Democratic presidential hopeful, former Sen. John Edwards, D-N.C., answers questions during a campaign stop Friday, Sept. 28, 2007, in Columbus, Ohio.
(AP Photo/Kiichiro Sato)
Since 2003, former U.S. Sen. John Edwards of North Carolina has spent a lot of time campaigning in New Hampshire as a presidential candidate. After finishing fourth in the 2004 Democratic primary, Edwards was tapped as John Kerry's vice presidential running mate in the general election.
Since those elections, Edwards has spent more than three years refining and evolving his detailed populist proposals on matters such as economic fairness, education reform at home and abroad, a universal health care program, and an end to the war in Iraq. As of Friday, he became the first major Democratic candidate to accept federal matching campaign funds, along with the restrictions that come with them.
Edwards, 54, voted in favor of giving President Bush war authorization in 2002, but he has since repudiated that vote and has been harshly critical of the administration's Iraq and foreign policy initiatives.
Edwards will talk about Iraq on Wednesday at a candidate's forum hosted by Seacoast Media Group, the parent company of the Portsmouth Herald, at the company's headquarters in Portsmouth. Before an appearance in Durham last week, he talked with the Herald about his Iraq and foreign policy plans and what he would do during his first day in office as president.
All during this campaign, you have called for a withdrawal of combat troops from Iraq. What are the main points of the plan?
Assuming the war is still going (in January 2009), I've said many times that I would immediately take out 40,000 to 50,000 (combat troops) and withdraw the rest in eight to nine months.
What's your strategic thinking on Iraq?
There is no military solution to the war in Iraq. Only a political solution with the reconciliation between Sunni and Shia will help Iraq. How long will we have American troops' lives on the line for them to reach reconciliation? They've made no progress. I believe the way to maximize the pressure — make it clear America will start leaving. We need to shift responsibility to the Iraqis.
We need a major diplomatic effort and we ought to be actively engaged — engaging other countries in the region, because they don't want to see Iraq fall into total chaos.
What's your top foreign policy goal?
What I will do as president is help restore America's moral leadership in the world. First, it's important to end damage that's been done by the Bush administration: end the war in Iraq, close Guantanamo, no more secret prisons, no more illegal spying on Americans. All these are un-American and undermine our moral authority and leadership.
I want to make us a force for good in the world. For example, have us lead the way to provide primary education for 100 million in Africa, throughout the Moslem world and Latin America — and help eradicate diseases and make clean drinking water a priority.
The idea over the long term is this: Instead of driving a whole generation of young people to the terrorists, let's draw them to our direction, and they will come if they see a country (America) ready and worthy for leadership.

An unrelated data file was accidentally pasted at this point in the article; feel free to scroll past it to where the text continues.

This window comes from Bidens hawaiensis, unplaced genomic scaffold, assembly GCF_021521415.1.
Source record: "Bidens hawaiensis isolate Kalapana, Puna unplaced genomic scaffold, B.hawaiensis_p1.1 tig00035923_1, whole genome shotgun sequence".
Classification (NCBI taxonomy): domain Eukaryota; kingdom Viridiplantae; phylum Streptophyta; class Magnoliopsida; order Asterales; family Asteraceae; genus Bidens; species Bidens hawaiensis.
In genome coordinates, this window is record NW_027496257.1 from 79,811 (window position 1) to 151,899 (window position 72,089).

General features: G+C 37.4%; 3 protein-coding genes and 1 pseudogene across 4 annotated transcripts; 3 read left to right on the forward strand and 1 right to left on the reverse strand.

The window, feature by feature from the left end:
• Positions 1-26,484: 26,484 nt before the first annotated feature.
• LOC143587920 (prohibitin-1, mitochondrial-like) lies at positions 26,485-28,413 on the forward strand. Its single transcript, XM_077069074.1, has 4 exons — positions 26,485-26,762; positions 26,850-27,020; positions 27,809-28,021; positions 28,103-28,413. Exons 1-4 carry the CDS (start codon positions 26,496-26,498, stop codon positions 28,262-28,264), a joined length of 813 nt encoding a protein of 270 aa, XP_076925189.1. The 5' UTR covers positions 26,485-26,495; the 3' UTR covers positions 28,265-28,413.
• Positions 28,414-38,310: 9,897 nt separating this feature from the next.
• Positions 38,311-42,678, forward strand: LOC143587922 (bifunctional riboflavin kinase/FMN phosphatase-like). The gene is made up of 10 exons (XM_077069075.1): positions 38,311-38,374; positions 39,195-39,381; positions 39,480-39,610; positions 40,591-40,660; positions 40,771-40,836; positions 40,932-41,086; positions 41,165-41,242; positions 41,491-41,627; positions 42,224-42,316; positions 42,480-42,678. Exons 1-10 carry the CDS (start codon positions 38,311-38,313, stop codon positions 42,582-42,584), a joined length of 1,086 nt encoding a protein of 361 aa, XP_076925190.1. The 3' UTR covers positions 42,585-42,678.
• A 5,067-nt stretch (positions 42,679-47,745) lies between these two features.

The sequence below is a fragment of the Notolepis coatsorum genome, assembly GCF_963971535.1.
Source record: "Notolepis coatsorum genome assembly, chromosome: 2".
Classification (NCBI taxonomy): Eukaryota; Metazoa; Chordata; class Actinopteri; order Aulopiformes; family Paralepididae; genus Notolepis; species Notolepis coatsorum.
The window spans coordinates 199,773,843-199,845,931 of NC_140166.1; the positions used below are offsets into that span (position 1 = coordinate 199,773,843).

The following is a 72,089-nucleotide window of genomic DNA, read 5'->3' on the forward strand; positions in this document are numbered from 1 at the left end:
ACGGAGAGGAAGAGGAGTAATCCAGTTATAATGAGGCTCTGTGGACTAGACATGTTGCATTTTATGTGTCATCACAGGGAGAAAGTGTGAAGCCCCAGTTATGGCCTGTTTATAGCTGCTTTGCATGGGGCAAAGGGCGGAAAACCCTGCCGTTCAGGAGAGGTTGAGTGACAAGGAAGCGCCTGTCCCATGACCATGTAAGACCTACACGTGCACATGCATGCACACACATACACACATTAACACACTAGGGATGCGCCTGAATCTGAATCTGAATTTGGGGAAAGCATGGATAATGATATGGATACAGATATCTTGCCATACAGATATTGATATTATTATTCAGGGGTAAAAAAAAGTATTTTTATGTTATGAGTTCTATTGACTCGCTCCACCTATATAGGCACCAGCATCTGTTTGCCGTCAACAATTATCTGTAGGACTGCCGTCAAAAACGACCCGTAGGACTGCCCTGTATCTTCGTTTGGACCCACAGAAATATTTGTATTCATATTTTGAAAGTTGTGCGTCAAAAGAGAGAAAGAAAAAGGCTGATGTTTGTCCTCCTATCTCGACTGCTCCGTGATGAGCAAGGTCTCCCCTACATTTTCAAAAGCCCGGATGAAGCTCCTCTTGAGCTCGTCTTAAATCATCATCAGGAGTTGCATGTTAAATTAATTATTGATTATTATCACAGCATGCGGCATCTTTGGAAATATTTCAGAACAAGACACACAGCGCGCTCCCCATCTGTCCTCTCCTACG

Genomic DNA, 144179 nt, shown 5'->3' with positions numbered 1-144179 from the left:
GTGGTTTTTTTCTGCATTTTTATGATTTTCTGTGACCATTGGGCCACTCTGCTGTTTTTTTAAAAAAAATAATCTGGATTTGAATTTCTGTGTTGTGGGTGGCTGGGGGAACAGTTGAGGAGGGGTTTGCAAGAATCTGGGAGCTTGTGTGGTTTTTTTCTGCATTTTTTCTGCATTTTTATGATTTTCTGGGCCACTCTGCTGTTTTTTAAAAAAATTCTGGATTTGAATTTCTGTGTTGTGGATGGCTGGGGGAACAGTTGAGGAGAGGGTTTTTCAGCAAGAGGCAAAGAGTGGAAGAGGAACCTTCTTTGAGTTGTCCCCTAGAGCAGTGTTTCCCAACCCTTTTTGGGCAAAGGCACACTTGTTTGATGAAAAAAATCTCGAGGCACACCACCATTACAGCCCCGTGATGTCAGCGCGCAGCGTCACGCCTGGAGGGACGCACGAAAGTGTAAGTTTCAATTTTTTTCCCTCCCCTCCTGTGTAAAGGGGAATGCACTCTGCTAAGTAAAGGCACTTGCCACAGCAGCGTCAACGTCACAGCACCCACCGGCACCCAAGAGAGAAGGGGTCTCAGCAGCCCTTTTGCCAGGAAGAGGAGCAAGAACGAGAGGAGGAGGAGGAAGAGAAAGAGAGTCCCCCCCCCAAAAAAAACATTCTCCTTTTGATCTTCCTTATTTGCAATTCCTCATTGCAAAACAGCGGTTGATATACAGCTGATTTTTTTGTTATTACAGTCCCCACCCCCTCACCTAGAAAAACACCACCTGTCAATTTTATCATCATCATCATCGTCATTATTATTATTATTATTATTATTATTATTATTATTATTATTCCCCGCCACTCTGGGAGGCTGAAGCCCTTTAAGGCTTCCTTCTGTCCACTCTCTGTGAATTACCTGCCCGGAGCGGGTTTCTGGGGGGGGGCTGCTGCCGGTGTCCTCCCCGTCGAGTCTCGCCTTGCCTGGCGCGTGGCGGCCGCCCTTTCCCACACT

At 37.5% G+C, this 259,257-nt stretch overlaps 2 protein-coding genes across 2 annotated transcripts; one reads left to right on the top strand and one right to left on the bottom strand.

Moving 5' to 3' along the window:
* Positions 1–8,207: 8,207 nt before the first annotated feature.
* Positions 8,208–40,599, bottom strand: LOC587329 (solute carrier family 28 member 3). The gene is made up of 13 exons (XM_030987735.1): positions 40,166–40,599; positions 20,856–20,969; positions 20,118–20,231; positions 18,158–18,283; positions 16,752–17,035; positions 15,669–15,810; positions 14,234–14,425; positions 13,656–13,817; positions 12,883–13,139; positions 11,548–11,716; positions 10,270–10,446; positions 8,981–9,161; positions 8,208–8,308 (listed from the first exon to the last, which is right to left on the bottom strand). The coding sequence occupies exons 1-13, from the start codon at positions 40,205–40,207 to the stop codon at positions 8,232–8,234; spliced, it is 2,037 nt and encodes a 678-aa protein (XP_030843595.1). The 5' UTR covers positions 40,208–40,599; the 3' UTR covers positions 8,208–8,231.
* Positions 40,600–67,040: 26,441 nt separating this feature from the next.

When you travel around New Hampshire, what are voters telling you about Iraq?
There are a lot of very frustrated Democrats and independents who are unhappy that Congress has not forced President Bush's hand more on Iraq. Most Americans believe the elections in 2006 was a mandate. Congress just keeps funding the war.
Why is it playing out like this?
What happens in Washington, D.C., is that it's a very insulated environment with a lot of politics. But this is about life and death and war. What's important to realize is that Bush will not change unless he's forced.
What would you do on your first day in office as president?
I would do two things immediately. I would submit my universal health care plan in Congress and speak to America about it and why it's important. I would also bring in my uniformed military leadership to meet and issue an order to leave Iraq.
What would you like the American people to see during the first 100 days of an Edwards administration?
That John Edwards is a president who is ending war in Iraq and standing up for middle-class and low-income earners in America.
What have you learned about the New Hampshire primary process during your campaign?
New Hampshire is hugely important. I've spent a lot of time here campaigning vigorously and will continue to do so. New Hampshire voters are well informed, tough, and ask hard questions. (The primary) is a great test to see if someone's actually ready to be president if you campaign hard here. It is very informative because you need to give specifics and substance and show personal characteristics of leadership.
What: Candidate forum on Iraq with Democratic presidential hopeful John Edwards
When: Wednesday at 3 p.m.
Where: Seacoast Media Group, 111 New Hampshire Ave., Portsmouth
If you want to go: There are seats available. Sign up for the event by e-mail only at firstname.lastname@example.org. Please include name and contact information. Look for complete coverage of the event from the Portsmouth Herald, www.seacoastonline.com and www.thenewhampshireprimary.com.
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